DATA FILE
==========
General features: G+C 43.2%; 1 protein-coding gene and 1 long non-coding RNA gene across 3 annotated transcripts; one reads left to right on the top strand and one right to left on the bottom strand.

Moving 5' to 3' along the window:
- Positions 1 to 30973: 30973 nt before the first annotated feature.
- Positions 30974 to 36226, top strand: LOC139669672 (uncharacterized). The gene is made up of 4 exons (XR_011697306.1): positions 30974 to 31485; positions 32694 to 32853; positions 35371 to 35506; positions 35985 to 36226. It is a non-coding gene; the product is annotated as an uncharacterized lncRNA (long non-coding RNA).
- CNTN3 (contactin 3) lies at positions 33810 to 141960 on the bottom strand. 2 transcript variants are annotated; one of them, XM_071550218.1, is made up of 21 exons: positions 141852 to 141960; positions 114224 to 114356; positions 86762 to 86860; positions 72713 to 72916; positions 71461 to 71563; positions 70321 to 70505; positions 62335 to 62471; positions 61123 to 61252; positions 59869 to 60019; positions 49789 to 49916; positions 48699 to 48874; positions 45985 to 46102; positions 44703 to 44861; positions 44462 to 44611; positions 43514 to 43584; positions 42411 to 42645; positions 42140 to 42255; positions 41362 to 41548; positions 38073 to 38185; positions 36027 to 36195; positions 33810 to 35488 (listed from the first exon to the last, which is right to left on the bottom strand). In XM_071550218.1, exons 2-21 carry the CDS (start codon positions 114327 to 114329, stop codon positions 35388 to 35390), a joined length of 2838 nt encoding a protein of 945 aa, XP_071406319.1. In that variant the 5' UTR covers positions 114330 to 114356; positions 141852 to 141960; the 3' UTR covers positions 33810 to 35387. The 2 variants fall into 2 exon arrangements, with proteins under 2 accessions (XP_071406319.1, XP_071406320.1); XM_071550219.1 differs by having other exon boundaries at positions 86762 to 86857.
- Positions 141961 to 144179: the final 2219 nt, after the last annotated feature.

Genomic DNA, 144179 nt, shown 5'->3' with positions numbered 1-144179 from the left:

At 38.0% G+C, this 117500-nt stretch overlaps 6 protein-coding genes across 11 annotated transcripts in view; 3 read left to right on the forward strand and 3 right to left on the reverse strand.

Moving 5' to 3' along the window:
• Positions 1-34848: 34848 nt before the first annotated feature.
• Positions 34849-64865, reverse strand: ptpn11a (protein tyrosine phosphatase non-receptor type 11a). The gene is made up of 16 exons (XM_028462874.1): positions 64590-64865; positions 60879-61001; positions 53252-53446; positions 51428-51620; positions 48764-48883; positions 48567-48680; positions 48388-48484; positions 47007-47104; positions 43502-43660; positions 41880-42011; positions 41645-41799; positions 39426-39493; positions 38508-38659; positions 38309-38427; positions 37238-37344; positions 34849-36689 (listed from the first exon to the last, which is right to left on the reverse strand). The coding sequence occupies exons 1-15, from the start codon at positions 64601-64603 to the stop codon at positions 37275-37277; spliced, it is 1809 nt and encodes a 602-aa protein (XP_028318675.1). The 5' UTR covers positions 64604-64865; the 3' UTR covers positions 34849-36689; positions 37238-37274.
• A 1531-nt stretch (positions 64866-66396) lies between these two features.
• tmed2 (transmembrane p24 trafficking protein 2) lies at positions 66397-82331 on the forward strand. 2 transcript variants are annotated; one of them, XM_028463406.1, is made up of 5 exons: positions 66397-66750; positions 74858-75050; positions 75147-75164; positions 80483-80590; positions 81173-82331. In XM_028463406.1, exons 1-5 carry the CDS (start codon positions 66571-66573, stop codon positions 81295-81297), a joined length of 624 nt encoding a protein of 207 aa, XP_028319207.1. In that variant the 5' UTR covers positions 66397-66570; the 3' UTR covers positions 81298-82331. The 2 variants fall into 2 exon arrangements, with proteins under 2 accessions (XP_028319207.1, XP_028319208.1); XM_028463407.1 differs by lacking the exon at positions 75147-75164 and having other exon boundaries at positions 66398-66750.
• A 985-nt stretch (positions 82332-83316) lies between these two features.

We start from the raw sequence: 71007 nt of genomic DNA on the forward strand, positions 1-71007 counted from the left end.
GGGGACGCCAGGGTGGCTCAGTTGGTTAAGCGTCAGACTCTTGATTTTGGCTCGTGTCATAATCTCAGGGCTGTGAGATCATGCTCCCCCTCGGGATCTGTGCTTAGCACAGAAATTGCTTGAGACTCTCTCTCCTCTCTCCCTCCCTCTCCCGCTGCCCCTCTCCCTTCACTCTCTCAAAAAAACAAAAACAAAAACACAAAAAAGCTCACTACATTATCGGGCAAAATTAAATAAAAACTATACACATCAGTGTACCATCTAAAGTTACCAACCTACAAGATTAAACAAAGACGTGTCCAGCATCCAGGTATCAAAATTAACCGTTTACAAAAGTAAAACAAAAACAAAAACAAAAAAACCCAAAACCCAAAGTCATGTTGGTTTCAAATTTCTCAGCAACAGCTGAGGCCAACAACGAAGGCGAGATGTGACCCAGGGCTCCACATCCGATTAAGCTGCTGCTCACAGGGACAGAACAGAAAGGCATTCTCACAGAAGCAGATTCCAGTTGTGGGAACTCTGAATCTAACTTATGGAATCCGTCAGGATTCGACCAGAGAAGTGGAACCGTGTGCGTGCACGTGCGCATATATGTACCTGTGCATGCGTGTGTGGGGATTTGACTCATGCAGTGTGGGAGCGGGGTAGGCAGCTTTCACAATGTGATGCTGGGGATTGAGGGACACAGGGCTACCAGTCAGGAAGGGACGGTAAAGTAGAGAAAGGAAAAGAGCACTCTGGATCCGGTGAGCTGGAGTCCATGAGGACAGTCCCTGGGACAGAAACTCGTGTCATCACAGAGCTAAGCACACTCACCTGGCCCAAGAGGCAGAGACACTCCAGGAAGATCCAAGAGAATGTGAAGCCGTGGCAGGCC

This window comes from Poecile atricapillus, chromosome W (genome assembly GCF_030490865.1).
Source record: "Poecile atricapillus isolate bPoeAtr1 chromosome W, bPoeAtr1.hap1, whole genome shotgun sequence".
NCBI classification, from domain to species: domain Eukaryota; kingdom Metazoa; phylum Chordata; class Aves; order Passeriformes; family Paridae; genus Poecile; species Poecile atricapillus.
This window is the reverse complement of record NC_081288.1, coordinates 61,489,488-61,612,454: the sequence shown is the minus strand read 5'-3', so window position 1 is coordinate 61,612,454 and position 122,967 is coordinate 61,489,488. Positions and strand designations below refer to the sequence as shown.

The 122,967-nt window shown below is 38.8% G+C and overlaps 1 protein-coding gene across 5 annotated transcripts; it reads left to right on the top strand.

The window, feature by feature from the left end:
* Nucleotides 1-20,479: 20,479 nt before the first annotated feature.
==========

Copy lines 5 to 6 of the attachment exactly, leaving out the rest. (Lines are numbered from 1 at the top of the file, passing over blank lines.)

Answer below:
- CNTN3 (contactin 3) lies at positions 33810 to 141960 on the bottom strand. 2 transcript variants are annotated; one of them, XM_071550218.1, is made up of 21 exons: positions 141852 to 141960; positions 114224 to 114356; positions 86762 to 86860; positions 72713 to 72916; positions 71461 to 71563; positions 70321 to 70505; positions 62335 to 62471; positions 61123 to 61252; positions 59869 to 60019; positions 49789 to 49916; positions 48699 to 48874; positions 45985 to 46102; positions 44703 to 44861; positions 44462 to 44611; positions 43514 to 43584; positions 42411 to 42645; positions 42140 to 42255; positions 41362 to 41548; positions 38073 to 38185; positions 36027 to 36195; positions 33810 to 35488 (listed from the first exon to the last, which is right to left on the bottom strand). In XM_071550218.1, exons 2-21 carry the CDS (start codon positions 114327 to 114329, stop codon positions 35388 to 35390), a joined length of 2838 nt encoding a protein of 945 aa, XP_071406319.1. In that variant the 5' UTR covers positions 114330 to 114356; positions 141852 to 141960; the 3' UTR covers positions 33810 to 35387. The 2 variants fall into 2 exon arrangements, with proteins under 2 accessions (XP_071406319.1, XP_071406320.1); XM_071550219.1 differs by having other exon boundaries at positions 86762 to 86857.
- Positions 141961 to 144179: the final 2219 nt, after the last annotated feature.